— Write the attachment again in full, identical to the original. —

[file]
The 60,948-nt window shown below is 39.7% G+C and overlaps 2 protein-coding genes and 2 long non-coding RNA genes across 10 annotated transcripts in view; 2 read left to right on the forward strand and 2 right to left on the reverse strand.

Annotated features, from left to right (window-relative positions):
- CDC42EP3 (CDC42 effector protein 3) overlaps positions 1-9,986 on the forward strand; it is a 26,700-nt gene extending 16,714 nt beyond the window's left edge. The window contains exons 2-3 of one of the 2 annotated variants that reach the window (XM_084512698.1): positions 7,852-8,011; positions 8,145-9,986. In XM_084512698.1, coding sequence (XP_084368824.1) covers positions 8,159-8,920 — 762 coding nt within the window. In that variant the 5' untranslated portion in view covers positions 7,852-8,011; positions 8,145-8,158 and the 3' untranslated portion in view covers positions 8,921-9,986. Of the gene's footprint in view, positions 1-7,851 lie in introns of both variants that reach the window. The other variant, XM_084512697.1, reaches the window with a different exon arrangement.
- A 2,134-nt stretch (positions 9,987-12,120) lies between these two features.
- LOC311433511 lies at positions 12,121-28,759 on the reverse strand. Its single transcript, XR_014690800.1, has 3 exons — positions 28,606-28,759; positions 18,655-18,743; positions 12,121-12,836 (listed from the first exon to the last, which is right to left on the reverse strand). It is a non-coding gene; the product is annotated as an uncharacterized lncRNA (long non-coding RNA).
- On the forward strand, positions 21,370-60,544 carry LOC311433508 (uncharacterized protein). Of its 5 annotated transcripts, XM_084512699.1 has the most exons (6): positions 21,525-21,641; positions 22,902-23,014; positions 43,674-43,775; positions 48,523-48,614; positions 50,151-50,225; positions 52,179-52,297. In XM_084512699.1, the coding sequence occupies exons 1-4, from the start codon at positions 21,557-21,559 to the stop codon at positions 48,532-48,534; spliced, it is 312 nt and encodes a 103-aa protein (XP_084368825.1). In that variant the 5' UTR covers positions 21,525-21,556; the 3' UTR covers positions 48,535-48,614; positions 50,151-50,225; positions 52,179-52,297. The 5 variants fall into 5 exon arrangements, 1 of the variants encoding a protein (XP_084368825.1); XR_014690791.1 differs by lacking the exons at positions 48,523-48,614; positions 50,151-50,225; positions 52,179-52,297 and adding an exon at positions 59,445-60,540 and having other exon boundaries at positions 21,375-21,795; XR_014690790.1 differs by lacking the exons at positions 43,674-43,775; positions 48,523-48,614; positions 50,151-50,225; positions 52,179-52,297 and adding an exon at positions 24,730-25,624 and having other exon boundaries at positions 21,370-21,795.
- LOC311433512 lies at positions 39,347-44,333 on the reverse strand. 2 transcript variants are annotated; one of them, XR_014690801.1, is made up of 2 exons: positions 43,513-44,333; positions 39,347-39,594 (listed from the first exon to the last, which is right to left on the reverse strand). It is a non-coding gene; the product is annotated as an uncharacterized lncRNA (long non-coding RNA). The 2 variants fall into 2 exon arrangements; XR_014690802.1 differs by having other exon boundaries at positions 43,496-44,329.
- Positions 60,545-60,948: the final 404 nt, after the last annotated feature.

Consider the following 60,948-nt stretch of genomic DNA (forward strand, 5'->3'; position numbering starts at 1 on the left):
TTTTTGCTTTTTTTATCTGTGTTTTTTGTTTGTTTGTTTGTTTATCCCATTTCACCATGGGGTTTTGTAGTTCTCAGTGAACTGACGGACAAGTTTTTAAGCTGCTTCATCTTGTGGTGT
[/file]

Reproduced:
The 60,948-nt window shown below is 39.7% G+C and overlaps 2 protein-coding genes and 2 long non-coding RNA genes across 10 annotated transcripts in view; 2 read left to right on the forward strand and 2 right to left on the reverse strand.

Annotated features, from left to right (window-relative positions):
- CDC42EP3 (CDC42 effector protein 3) overlaps positions 1-9,986 on the forward strand; it is a 26,700-nt gene extending 16,714 nt beyond the window's left edge. The window contains exons 2-3 of one of the 2 annotated variants that reach the window (XM_084512698.1): positions 7,852-8,011; positions 8,145-9,986. In XM_084512698.1, coding sequence (XP_084368824.1) covers positions 8,159-8,920 — 762 coding nt within the window. In that variant the 5' untranslated portion in view covers positions 7,852-8,011; positions 8,145-8,158 and the 3' untranslated portion in view covers positions 8,921-9,986. Of the gene's footprint in view, positions 1-7,851 lie in introns of both variants that reach the window. The other variant, XM_084512697.1, reaches the window with a different exon arrangement.
- A 2,134-nt stretch (positions 9,987-12,120) lies between these two features.
- LOC311433511 lies at positions 12,121-28,759 on the reverse strand. Its single transcript, XR_014690800.1, has 3 exons — positions 28,606-28,759; positions 18,655-18,743; positions 12,121-12,836 (listed from the first exon to the last, which is right to left on the reverse strand). It is a non-coding gene; the product is annotated as an uncharacterized lncRNA (long non-coding RNA).
- On the forward strand, positions 21,370-60,544 carry LOC311433508 (uncharacterized protein). Of its 5 annotated transcripts, XM_084512699.1 has the most exons (6): positions 21,525-21,641; positions 22,902-23,014; positions 43,674-43,775; positions 48,523-48,614; positions 50,151-50,225; positions 52,179-52,297. In XM_084512699.1, the coding sequence occupies exons 1-4, from the start codon at positions 21,557-21,559 to the stop codon at positions 48,532-48,534; spliced, it is 312 nt and encodes a 103-aa protein (XP_084368825.1). In that variant the 5' UTR covers positions 21,525-21,556; the 3' UTR covers positions 48,535-48,614; positions 50,151-50,225; positions 52,179-52,297. The 5 variants fall into 5 exon arrangements, 1 of the variants encoding a protein (XP_084368825.1); XR_014690791.1 differs by lacking the exons at positions 48,523-48,614; positions 50,151-50,225; positions 52,179-52,297 and adding an exon at positions 59,445-60,540 and having other exon boundaries at positions 21,375-21,795; XR_014690790.1 differs by lacking the exons at positions 43,674-43,775; positions 48,523-48,614; positions 50,151-50,225; positions 52,179-52,297 and adding an exon at positions 24,730-25,624 and having other exon boundaries at positions 21,370-21,795.
- LOC311433512 lies at positions 39,347-44,333 on the reverse strand. 2 transcript variants are annotated; one of them, XR_014690801.1, is made up of 2 exons: positions 43,513-44,333; positions 39,347-39,594 (listed from the first exon to the last, which is right to left on the reverse strand). It is a non-coding gene; the product is annotated as an uncharacterized lncRNA (long non-coding RNA). The 2 variants fall into 2 exon arrangements; XR_014690802.1 differs by having other exon boundaries at positions 43,496-44,329.
- Positions 60,545-60,948: the final 404 nt, after the last annotated feature.

Consider the following 60,948-nt stretch of genomic DNA (forward strand, 5'->3'; position numbering starts at 1 on the left):
TTTTTGCTTTTTTTATCTGTGTTTTTTGTTTGTTTGTTTGTTTATCCCATTTCACCATGGGGTTTTGTAGTTCTCAGTGAACTGACGGACAAGTTTTTAAGCTGCTTCATCTTGTGGTGT